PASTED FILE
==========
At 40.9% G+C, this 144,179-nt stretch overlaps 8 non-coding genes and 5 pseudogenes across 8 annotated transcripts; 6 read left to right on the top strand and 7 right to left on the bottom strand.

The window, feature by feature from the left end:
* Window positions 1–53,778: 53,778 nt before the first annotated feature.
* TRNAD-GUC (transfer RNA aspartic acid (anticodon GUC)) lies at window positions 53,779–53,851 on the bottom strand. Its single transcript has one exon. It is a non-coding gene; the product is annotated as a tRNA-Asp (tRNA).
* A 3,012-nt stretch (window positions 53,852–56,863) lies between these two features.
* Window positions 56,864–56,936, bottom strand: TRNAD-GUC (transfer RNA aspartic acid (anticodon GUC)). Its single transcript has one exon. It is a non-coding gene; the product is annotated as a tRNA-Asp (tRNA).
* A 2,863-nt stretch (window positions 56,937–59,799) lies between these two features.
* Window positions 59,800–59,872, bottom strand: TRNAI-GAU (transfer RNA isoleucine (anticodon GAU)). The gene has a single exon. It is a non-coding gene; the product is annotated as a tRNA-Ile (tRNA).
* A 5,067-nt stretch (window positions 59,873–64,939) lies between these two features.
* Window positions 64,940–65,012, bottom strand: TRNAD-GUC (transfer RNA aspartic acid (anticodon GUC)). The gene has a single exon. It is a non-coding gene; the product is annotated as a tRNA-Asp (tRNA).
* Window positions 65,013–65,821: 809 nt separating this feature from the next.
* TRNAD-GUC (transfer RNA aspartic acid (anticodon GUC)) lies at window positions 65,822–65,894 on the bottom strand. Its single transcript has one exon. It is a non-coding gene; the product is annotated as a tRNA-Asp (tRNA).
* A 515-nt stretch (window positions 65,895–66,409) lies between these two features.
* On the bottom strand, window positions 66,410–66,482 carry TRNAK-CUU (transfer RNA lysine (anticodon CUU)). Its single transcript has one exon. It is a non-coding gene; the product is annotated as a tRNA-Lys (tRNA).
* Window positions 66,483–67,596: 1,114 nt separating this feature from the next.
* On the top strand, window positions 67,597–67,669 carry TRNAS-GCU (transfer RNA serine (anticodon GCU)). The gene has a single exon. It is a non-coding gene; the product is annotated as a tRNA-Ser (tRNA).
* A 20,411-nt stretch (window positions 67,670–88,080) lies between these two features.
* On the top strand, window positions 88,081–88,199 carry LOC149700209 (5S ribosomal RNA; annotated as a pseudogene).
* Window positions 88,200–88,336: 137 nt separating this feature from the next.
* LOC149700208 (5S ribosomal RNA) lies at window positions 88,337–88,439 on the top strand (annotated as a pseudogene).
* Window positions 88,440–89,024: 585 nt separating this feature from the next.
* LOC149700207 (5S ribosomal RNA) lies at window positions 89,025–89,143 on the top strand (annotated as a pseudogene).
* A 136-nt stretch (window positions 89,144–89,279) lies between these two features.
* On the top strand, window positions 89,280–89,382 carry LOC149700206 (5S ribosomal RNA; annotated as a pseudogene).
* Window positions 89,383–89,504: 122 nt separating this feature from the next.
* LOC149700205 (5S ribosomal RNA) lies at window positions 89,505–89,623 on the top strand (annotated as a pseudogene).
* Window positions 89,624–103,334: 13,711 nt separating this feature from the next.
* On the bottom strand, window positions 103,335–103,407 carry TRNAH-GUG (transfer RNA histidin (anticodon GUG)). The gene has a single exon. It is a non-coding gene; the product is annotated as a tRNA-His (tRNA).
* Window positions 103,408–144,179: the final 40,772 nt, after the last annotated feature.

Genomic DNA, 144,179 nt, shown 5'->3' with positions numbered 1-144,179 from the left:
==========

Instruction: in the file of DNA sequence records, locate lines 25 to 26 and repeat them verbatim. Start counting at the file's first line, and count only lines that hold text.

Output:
* Window positions 89,383–89,504: 122 nt separating this feature from the next.
* LOC149700205 (5S ribosomal RNA) lies at window positions 89,505–89,623 on the top strand (annotated as a pseudogene).